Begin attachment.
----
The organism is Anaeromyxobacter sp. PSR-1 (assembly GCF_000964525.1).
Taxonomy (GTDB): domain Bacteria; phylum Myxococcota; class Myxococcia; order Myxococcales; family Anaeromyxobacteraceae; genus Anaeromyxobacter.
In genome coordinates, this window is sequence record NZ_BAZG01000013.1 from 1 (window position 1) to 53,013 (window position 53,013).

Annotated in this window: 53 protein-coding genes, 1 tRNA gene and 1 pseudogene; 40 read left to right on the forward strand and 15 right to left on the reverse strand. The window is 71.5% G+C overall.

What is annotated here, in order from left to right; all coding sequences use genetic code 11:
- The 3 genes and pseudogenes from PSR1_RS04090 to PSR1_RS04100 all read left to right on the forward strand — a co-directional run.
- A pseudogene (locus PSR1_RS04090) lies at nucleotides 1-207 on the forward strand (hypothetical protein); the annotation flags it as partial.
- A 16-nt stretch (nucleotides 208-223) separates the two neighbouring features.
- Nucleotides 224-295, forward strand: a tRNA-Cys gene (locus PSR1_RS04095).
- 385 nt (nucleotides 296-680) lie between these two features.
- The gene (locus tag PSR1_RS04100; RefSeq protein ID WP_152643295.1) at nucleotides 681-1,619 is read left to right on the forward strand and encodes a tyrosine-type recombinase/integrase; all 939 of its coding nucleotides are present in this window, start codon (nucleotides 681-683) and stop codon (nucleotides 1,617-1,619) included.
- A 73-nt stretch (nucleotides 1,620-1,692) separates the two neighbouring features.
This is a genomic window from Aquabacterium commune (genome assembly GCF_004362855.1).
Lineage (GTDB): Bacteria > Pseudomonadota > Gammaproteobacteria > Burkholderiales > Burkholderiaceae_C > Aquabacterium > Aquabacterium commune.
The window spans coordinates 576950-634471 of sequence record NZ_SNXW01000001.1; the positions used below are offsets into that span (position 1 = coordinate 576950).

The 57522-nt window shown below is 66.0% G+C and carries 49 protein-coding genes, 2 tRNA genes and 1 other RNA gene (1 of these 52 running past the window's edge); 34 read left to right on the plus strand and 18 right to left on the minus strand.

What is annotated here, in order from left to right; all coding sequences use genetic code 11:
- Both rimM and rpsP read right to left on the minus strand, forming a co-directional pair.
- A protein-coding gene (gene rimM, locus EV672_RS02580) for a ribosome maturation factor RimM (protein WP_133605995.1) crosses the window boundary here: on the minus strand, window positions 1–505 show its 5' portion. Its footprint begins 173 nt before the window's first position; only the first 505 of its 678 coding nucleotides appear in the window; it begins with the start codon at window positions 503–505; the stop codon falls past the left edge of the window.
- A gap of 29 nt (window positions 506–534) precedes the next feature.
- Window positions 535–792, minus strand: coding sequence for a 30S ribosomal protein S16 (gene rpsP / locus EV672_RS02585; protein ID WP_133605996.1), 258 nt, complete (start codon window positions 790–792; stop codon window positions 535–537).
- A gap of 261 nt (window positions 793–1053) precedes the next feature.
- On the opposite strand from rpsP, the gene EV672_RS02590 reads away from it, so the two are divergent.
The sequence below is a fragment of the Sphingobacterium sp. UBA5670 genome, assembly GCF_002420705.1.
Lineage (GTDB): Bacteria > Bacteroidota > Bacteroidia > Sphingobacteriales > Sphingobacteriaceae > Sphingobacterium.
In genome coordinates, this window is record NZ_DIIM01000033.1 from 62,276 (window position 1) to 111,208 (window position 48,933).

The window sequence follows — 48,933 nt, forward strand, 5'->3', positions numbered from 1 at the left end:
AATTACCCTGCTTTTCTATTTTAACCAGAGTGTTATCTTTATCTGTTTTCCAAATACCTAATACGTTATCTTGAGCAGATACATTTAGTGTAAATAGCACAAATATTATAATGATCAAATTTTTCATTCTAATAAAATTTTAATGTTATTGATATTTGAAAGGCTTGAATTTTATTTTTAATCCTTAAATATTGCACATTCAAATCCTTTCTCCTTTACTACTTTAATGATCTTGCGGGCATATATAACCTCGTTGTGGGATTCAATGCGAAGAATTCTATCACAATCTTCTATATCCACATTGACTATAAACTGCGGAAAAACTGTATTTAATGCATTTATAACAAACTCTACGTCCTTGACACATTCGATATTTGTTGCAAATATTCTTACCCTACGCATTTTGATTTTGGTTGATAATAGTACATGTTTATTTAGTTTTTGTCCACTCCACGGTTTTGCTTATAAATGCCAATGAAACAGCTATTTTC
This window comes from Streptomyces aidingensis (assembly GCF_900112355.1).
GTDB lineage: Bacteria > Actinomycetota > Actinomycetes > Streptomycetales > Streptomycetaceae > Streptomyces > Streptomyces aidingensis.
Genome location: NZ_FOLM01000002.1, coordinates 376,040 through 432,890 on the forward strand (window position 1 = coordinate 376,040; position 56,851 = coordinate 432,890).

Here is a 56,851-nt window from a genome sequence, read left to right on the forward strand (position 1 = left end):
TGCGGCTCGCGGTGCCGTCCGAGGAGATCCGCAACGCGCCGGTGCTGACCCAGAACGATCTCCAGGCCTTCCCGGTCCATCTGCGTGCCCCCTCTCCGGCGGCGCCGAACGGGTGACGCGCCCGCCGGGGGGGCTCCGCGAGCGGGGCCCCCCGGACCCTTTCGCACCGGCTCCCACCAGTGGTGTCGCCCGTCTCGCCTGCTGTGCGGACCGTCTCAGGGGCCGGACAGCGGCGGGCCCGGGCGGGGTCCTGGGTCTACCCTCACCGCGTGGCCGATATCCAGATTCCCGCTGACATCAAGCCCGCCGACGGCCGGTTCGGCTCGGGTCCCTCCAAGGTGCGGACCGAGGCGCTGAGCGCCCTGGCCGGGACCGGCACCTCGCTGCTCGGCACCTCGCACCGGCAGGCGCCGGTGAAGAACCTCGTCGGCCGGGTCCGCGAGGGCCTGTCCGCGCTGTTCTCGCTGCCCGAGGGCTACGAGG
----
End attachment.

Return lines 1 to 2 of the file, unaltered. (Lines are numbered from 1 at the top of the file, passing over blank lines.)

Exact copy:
The organism is Anaeromyxobacter sp. PSR-1 (assembly GCF_000964525.1).
Taxonomy (GTDB): domain Bacteria; phylum Myxococcota; class Myxococcia; order Myxococcales; family Anaeromyxobacteraceae; genus Anaeromyxobacter.